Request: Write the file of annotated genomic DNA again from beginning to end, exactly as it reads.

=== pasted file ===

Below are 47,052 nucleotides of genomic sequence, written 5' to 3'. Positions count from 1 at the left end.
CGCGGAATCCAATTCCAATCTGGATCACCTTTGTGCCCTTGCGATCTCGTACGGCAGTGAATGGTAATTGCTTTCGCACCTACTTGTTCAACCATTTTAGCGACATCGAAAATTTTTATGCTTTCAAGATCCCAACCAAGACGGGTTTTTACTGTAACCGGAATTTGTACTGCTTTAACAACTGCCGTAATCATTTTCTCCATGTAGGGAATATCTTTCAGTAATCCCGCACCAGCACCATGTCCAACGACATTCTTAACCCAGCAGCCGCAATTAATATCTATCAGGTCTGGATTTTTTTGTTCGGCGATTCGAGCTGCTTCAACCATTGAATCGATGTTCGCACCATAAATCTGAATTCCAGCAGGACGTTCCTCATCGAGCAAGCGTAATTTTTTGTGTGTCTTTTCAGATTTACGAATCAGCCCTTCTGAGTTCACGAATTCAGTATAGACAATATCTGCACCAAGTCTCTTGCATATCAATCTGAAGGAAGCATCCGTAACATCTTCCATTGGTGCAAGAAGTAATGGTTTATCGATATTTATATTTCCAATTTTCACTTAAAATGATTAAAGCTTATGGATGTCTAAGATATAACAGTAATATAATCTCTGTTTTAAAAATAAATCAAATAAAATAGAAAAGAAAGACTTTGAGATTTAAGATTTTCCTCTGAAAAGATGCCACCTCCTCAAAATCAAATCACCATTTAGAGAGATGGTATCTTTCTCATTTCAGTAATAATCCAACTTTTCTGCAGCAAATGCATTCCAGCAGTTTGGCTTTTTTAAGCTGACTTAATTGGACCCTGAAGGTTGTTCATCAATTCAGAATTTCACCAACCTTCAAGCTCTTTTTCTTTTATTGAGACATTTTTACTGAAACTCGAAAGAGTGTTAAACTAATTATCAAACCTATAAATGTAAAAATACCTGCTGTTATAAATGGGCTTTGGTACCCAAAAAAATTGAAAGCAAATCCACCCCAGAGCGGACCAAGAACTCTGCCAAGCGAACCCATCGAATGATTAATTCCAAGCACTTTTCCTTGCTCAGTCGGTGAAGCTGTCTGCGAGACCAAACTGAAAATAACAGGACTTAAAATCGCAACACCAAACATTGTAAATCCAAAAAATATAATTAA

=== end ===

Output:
Below are 47,052 nucleotides of genomic sequence, written 5' to 3'. Positions count from 1 at the left end.
CGCGGAATCCAATTCCAATCTGGATCACCTTTGTGCCCTTGCGATCTCGTACGGCAGTGAATGGTAATTGCTTTCGCACCTACTTGTTCAACCATTTTAGCGACATCGAAAATTTTTATGCTTTCAAGATCCCAACCAAGACGGGTTTTTACTGTAACCGGAATTTGTACTGCTTTAACAACTGCCGTAATCATTTTCTCCATGTAGGGAATATCTTTCAGTAATCCCGCACCAGCACCATGTCCAACGACATTCTTAACCCAGCAGCCGCAATTAATATCTATCAGGTCTGGATTTTTTTGTTCGGCGATTCGAGCTGCTTCAACCATTGAATCGATGTTCGCACCATAAATCTGAATTCCAGCAGGACGTTCCTCATCGAGCAAGCGTAATTTTTTGTGTGTCTTTTCAGATTTACGAATCAGCCCTTCTGAGTTCACGAATTCAGTATAGACAATATCTGCACCAAGTCTCTTGCATATCAATCTGAAGGAAGCATCCGTAACATCTTCCATTGGTGCAAGAAGTAATGGTTTATCGATATTTATATTTCCAATTTTCACTTAAAATGATTAAAGCTTATGGATGTCTAAGATATAACAGTAATATAATCTCTGTTTTAAAAATAAATCAAATAAAATAGAAAAGAAAGACTTTGAGATTTAAGATTTTCCTCTGAAAAGATGCCACCTCCTCAAAATCAAATCACCATTTAGAGAGATGGTATCTTTCTCATTTCAGTAATAATCCAACTTTTCTGCAGCAAATGCATTCCAGCAGTTTGGCTTTTTTAAGCTGACTTAATTGGACCCTGAAGGTTGTTCATCAATTCAGAATTTCACCAACCTTCAAGCTCTTTTTCTTTTATTGAGACATTTTTACTGAAACTCGAAAGAGTGTTAAACTAATTATCAAACCTATAAATGTAAAAATACCTGCTGTTATAAATGGGCTTTGGTACCCAAAAAAATTGAAAGCAAATCCACCCCAGAGCGGACCAAGAACTCTGCCAAGCGAACCCATCGAATGATTAATTCCAAGCACTTTTCCTTGCTCAGTCGGTGAAGCTGTCTGCGAGACCAAACTGAAAATAACAGGACTTAAAATCGCAACACCAAACATTGTAAATCCAAAAAATATAATTAA